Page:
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Week 14 Newsletter

September 13, 2012

In Your Box:

  • Cabbage
  • Carrots
  • Cucumber
  • Edamame or Beans
  • Head lettuce
  • Onion
  • Parsley
  • Summer Squash or broccoli
  • Tomatoes

All of the sudden, the calendar has flipped on summer and ushered in a much-welcomed autumn. While this usually occurs gradually over the course of a few weeks, summer blew out of here with 95 degrees and a howling wind out of the south on Tuesday, before fall stepped right in and gave us a chilly 60 degree day and a persistent drizzle. It looks like we might have a few nice days left, but there are threats of a frost as early as next week.

This won’t be quite as early as last year, the earliest frost we’ve had while farming, when we hit 29 degrees on September 14th. A frost is a brutal, instant end to the season, killing off any tomatoes, basil, eggplant, peppers, beans, cucumbers, and squash that aren’t protected. Some of you might find yourselves hoping for the death of cucumbers, but you don’t have to admit that to me.

This week’s box has a little more autumn in it, as we harvest the fall crop of cabbage and welcome back salad greens in the form of head lettuce. We have plantings of salad mix, arugula mizuna, and spinach that should be coming your way in the final few weeks.

At this point we can make it official that we will continue until week 18, on October 11th (Thursdays) or 16th (Tuesdays). This will make it our longest season ever, which feels great. In the final four weeks, look for leeks, turnips, daikon radishes, cauliflower, bok choy, tat soi, winter squash, and pie pumpkins. Once you’ve eaten all of that, hibernating sounds just about right.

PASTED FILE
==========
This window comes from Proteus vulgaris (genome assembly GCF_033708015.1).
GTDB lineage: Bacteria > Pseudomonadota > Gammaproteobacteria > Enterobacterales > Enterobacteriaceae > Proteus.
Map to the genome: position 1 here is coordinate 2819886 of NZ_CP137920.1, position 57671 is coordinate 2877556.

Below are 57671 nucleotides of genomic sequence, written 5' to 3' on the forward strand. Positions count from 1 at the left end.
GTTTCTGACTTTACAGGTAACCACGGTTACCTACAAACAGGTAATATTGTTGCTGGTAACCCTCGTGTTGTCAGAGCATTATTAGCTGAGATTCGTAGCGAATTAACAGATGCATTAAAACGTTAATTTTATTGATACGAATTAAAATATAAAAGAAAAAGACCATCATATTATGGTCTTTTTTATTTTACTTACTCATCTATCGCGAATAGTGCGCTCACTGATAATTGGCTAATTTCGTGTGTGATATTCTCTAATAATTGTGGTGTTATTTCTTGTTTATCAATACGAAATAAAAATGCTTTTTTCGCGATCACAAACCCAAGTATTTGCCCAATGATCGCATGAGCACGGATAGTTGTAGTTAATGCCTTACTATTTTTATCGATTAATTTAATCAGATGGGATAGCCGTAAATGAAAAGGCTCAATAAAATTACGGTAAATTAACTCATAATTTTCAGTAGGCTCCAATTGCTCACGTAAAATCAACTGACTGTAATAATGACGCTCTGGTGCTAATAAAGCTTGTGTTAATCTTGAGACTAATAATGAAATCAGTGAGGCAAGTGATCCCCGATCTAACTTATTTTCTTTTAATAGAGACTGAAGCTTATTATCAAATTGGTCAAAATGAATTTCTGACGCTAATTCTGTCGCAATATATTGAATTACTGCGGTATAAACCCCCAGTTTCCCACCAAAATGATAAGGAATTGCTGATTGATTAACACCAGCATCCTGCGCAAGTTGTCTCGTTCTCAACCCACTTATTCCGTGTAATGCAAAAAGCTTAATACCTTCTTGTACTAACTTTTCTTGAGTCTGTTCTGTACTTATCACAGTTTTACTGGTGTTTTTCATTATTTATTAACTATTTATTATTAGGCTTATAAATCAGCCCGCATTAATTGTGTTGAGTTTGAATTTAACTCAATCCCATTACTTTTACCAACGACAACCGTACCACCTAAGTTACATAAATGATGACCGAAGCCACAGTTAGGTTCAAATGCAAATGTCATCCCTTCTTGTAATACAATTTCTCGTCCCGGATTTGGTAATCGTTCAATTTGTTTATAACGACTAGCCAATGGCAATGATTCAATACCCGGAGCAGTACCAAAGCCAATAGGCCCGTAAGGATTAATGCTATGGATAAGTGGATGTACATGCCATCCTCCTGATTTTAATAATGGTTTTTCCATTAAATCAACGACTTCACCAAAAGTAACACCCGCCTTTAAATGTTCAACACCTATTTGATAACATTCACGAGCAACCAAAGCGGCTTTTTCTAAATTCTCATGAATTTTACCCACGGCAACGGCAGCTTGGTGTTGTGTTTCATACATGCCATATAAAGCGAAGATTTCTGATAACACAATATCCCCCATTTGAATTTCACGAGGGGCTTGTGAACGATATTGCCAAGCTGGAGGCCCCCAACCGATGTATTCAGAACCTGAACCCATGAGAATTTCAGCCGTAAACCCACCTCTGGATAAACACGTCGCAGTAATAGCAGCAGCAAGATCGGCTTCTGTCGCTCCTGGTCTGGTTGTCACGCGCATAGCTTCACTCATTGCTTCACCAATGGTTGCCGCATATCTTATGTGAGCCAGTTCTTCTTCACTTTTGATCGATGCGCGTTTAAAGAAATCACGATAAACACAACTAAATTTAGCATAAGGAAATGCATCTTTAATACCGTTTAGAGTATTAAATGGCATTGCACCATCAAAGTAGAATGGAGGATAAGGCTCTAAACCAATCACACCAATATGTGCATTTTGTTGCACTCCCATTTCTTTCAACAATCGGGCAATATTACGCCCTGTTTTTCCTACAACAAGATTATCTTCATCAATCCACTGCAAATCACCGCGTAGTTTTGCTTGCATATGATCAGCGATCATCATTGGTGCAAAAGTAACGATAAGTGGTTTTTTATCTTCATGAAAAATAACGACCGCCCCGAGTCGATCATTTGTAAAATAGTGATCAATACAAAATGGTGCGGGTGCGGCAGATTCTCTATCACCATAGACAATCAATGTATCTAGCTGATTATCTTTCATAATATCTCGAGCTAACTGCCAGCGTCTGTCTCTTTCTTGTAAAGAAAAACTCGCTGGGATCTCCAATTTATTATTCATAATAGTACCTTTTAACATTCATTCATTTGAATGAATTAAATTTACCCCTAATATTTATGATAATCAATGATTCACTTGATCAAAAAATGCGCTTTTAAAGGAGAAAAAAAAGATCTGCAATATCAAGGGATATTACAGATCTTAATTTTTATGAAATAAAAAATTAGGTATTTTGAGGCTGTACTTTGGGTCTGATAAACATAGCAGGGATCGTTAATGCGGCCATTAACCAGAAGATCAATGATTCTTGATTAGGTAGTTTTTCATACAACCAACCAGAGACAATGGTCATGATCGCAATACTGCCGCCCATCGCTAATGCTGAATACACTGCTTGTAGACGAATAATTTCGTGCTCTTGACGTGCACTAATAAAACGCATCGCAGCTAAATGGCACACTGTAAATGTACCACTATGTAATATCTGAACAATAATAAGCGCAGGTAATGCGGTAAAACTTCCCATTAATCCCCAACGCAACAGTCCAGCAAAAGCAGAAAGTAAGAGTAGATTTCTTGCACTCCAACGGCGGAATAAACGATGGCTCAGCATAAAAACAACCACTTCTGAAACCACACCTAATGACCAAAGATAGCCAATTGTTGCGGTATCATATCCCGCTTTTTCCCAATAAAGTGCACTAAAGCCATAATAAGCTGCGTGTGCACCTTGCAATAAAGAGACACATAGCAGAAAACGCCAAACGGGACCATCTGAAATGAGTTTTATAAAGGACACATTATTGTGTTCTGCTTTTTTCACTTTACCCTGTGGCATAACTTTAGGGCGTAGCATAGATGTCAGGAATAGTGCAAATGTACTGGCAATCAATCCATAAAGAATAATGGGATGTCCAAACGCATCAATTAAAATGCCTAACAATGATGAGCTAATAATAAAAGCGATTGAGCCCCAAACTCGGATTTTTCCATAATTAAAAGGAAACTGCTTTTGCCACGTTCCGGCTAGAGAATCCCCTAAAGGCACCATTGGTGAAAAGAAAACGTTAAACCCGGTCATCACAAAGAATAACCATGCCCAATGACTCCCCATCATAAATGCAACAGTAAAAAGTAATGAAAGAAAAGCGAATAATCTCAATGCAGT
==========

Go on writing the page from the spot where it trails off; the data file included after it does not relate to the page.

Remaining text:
Despite the death sentence that I passed on green beans last week, some of you will find them in your box one last time this week—I promise! Our second planting of edamame was not as fruitful as the first, so we have green beans at random for those not getting edamame.

Our fall cabbage is a beautiful savoy variety that has done quite well, with most heads considerably larger than the spring planting. These heads should keep for up to 3 weeks in the fridge. Keep the outer leaves on until you use the cabbage, to maintain freshness, and don’t worry about keeping it in a bag. For a great coleslaw, try shredding this with carrots, kohlrabi, and scallions.

 And don’t forget our fall Harvest Festival & Potluck, coming up soon on Saturday, September 29th. Join us from 4pm to dark for games, farm tours, and good company, with a potluck at 6pm.

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